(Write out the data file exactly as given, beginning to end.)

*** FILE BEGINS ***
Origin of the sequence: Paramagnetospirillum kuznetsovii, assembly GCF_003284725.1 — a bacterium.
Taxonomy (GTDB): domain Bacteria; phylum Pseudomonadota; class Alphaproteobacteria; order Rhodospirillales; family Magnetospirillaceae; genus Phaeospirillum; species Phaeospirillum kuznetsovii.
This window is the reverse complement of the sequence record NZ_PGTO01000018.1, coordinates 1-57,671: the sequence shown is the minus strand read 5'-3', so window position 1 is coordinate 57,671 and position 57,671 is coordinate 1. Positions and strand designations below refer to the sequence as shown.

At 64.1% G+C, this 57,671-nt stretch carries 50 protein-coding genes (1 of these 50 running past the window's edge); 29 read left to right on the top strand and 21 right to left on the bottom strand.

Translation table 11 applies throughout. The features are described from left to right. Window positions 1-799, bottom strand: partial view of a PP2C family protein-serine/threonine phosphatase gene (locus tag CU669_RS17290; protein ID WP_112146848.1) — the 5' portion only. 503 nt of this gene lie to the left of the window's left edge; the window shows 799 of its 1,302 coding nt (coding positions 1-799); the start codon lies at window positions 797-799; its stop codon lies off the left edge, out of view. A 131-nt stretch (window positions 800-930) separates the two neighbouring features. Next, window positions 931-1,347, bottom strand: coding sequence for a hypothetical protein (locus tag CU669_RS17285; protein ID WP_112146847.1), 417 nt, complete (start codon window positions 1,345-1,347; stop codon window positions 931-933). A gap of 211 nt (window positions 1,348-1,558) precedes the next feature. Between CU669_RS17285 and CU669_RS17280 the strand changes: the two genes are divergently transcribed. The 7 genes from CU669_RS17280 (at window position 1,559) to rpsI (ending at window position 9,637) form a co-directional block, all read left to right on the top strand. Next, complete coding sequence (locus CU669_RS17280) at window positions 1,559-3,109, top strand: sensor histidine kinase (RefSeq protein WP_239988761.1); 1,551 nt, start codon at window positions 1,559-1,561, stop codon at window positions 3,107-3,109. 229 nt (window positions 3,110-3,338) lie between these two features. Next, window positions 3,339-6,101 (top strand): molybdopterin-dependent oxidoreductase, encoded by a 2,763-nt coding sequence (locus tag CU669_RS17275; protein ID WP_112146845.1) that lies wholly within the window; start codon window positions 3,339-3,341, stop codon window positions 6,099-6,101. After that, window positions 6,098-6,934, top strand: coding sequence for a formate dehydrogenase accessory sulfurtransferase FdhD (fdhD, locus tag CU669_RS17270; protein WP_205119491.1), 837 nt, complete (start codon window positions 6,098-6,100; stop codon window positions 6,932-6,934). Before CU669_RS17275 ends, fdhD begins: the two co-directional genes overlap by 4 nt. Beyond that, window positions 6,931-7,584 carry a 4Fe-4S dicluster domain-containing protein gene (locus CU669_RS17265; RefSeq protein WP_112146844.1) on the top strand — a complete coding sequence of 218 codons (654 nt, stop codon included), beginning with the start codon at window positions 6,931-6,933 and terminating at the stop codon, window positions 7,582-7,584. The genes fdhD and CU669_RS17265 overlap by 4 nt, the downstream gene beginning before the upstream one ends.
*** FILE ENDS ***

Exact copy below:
Origin of the sequence: Paramagnetospirillum kuznetsovii, assembly GCF_003284725.1 — a bacterium.
Taxonomy (GTDB): domain Bacteria; phylum Pseudomonadota; class Alphaproteobacteria; order Rhodospirillales; family Magnetospirillaceae; genus Phaeospirillum; species Phaeospirillum kuznetsovii.
This window is the reverse complement of the sequence record NZ_PGTO01000018.1, coordinates 1-57,671: the sequence shown is the minus strand read 5'-3', so window position 1 is coordinate 57,671 and position 57,671 is coordinate 1. Positions and strand designations below refer to the sequence as shown.

At 64.1% G+C, this 57,671-nt stretch carries 50 protein-coding genes (1 of these 50 running past the window's edge); 29 read left to right on the top strand and 21 right to left on the bottom strand.

Translation table 11 applies throughout. The features are described from left to right. Window positions 1-799, bottom strand: partial view of a PP2C family protein-serine/threonine phosphatase gene (locus tag CU669_RS17290; protein ID WP_112146848.1) — the 5' portion only. 503 nt of this gene lie to the left of the window's left edge; the window shows 799 of its 1,302 coding nt (coding positions 1-799); the start codon lies at window positions 797-799; its stop codon lies off the left edge, out of view. A 131-nt stretch (window positions 800-930) separates the two neighbouring features. Next, window positions 931-1,347, bottom strand: coding sequence for a hypothetical protein (locus tag CU669_RS17285; protein ID WP_112146847.1), 417 nt, complete (start codon window positions 1,345-1,347; stop codon window positions 931-933). A gap of 211 nt (window positions 1,348-1,558) precedes the next feature. Between CU669_RS17285 and CU669_RS17280 the strand changes: the two genes are divergently transcribed. The 7 genes from CU669_RS17280 (at window position 1,559) to rpsI (ending at window position 9,637) form a co-directional block, all read left to right on the top strand. Next, complete coding sequence (locus CU669_RS17280) at window positions 1,559-3,109, top strand: sensor histidine kinase (RefSeq protein WP_239988761.1); 1,551 nt, start codon at window positions 1,559-1,561, stop codon at window positions 3,107-3,109. 229 nt (window positions 3,110-3,338) lie between these two features. Next, window positions 3,339-6,101 (top strand): molybdopterin-dependent oxidoreductase, encoded by a 2,763-nt coding sequence (locus tag CU669_RS17275; protein ID WP_112146845.1) that lies wholly within the window; start codon window positions 3,339-3,341, stop codon window positions 6,099-6,101. After that, window positions 6,098-6,934, top strand: coding sequence for a formate dehydrogenase accessory sulfurtransferase FdhD (fdhD, locus tag CU669_RS17270; protein WP_205119491.1), 837 nt, complete (start codon window positions 6,098-6,100; stop codon window positions 6,932-6,934). Before CU669_RS17275 ends, fdhD begins: the two co-directional genes overlap by 4 nt. Beyond that, window positions 6,931-7,584 carry a 4Fe-4S dicluster domain-containing protein gene (locus CU669_RS17265; RefSeq protein WP_112146844.1) on the top strand — a complete coding sequence of 218 codons (654 nt, stop codon included), beginning with the start codon at window positions 6,931-6,933 and terminating at the stop codon, window positions 7,582-7,584. The genes fdhD and CU669_RS17265 overlap by 4 nt, the downstream gene beginning before the upstream one ends.